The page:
Things got tense while Michelangelo was painting the Sistine Chapel ceiling in the Vatican, says National Geographic. Pope Julius II, who still hadn't paid Michelangelo for another commission, had ordered him to abandon his sculptures and instead paint a fresco on the chapel ceiling. Raphael had already been commissioned to work on frescoes nearby in the pope's private chambers. Someone from Raphael's group had recommended him for this project, according to WUNC. This took Michelangelo far out of his artistic comfort zone. Could he have been set up for failure? At least now we see that his perfectionism carried Michelangelo through to greatness. At the time, though, it must have seemed incredibly daunting.

In Michelangelo and the Pope's Ceiling, we're told that the pair crossed paths around this time. Michelangelo took one look at Raphael's entourage and said, "You with your band, like a bravo." Raphael, seeing that Michelangelo was alone, as usual, replied: "And you alone, like the hangman." Clearly, no love was lost between the two.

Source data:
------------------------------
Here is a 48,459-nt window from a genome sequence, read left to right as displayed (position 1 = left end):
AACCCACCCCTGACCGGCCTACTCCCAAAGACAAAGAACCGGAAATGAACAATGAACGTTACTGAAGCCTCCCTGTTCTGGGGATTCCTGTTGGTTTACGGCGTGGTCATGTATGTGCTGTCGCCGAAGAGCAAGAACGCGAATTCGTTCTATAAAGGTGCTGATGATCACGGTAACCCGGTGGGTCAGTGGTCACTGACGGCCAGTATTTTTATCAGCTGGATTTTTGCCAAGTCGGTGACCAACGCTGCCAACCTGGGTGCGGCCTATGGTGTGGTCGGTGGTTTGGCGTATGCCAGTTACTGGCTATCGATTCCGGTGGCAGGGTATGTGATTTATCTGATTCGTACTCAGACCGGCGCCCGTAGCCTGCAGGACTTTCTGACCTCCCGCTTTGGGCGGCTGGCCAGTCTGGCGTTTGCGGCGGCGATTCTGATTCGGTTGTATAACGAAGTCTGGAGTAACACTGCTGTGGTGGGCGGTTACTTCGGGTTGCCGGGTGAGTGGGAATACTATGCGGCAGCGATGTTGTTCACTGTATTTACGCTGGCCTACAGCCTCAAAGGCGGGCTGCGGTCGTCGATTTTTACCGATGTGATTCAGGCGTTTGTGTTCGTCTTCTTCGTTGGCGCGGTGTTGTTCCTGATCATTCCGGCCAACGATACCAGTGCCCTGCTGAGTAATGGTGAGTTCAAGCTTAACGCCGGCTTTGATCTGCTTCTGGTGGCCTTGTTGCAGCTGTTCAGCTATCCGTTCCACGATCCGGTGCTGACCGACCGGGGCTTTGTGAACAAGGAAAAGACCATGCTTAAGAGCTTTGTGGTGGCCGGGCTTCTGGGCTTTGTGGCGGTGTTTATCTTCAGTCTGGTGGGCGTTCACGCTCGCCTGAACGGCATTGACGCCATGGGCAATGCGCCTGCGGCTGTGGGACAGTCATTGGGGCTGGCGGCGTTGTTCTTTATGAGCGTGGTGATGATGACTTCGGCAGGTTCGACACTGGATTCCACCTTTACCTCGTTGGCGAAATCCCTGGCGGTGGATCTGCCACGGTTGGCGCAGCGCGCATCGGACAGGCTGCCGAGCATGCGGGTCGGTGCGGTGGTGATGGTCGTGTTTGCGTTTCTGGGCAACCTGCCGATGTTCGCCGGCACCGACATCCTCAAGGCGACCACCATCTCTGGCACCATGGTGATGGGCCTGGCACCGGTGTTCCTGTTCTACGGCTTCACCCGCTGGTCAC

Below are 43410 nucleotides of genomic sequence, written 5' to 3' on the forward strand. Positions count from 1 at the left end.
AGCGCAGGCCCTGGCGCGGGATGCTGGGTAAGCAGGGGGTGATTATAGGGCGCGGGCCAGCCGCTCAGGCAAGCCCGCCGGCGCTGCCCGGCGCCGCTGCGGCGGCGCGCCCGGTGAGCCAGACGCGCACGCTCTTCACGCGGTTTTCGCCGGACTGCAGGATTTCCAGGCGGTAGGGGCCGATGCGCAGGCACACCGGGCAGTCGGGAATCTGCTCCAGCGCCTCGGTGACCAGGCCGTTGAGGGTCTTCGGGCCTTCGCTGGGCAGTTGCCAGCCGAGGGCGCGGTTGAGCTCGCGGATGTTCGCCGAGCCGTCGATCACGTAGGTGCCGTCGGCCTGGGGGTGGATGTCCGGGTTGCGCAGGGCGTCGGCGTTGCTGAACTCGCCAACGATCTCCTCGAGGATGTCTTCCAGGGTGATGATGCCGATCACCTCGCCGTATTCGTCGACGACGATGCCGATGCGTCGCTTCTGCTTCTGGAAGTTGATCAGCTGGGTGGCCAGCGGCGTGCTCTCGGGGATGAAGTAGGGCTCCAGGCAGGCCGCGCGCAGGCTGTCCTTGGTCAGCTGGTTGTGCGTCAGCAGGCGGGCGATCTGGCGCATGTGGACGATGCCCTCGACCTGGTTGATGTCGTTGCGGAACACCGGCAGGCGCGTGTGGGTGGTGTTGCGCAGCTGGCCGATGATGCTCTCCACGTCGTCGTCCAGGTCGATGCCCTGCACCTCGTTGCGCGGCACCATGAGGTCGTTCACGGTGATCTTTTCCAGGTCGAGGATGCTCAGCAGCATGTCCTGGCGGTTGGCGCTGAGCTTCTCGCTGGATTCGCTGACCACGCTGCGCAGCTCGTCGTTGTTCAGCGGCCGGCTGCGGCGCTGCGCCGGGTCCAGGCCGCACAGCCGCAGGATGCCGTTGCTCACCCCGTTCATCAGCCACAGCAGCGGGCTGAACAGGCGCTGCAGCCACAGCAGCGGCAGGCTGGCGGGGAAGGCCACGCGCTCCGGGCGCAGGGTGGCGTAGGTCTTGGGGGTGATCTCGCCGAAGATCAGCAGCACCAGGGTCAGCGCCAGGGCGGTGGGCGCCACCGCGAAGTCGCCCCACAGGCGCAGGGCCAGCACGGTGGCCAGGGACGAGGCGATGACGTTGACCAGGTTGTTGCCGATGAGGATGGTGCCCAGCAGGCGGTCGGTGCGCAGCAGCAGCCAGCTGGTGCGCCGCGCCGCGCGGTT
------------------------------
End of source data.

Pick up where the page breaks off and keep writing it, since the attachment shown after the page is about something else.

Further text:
Michelangelo and da Vinci squared off in a painting contest

In his early career, Michelangelo squared off in yet another public battle for art supremacy with Leonard da Vinci. Yes, that Leonardo da Vinci. It all came down to the Hall of the Five Hundred in Florence, Italy. Inside this grand town hall, according to The New York Times, the two artists worked on dueling murals. Both had been commissioned to create grand battle scenes, now lost beneath layers of plaster and later paintings. Still, the story of their rivalry lingers.